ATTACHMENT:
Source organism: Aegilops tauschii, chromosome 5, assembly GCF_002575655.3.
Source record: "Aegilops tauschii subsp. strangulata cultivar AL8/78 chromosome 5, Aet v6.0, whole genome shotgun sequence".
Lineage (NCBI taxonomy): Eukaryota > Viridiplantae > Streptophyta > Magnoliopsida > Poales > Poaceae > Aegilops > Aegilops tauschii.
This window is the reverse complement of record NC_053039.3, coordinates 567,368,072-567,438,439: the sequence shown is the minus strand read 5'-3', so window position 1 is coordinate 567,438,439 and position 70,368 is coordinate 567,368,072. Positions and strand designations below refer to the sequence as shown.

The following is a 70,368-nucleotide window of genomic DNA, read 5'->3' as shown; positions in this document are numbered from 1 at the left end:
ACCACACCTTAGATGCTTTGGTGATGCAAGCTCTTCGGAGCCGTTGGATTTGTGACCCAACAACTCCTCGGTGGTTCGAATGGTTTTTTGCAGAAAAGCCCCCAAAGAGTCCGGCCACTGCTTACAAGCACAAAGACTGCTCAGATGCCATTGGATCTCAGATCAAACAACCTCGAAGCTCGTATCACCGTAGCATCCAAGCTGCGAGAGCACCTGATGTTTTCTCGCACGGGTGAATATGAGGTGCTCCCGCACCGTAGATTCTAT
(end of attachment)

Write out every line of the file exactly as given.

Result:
Source organism: Aegilops tauschii, chromosome 5, assembly GCF_002575655.3.
Source record: "Aegilops tauschii subsp. strangulata cultivar AL8/78 chromosome 5, Aet v6.0, whole genome shotgun sequence".
Lineage (NCBI taxonomy): Eukaryota > Viridiplantae > Streptophyta > Magnoliopsida > Poales > Poaceae > Aegilops > Aegilops tauschii.
This window is the reverse complement of record NC_053039.3, coordinates 567,368,072-567,438,439: the sequence shown is the minus strand read 5'-3', so window position 1 is coordinate 567,438,439 and position 70,368 is coordinate 567,368,072. Positions and strand designations below refer to the sequence as shown.

The following is a 70,368-nucleotide window of genomic DNA, read 5'->3' as shown; positions in this document are numbered from 1 at the left end:
ACCACACCTTAGATGCTTTGGTGATGCAAGCTCTTCGGAGCCGTTGGATTTGTGACCCAACAACTCCTCGGTGGTTCGAATGGTTTTTTGCAGAAAAGCCCCCAAAGAGTCCGGCCACTGCTTACAAGCACAAAGACTGCTCAGATGCCATTGGATCTCAGATCAAACAACCTCGAAGCTCGTATCACCGTAGCATCCAAGCTGCGAGAGCACCTGATGTTTTCTCGCACGGGTGAATATGAGGTGCTCCCGCACCGTAGATTCTAT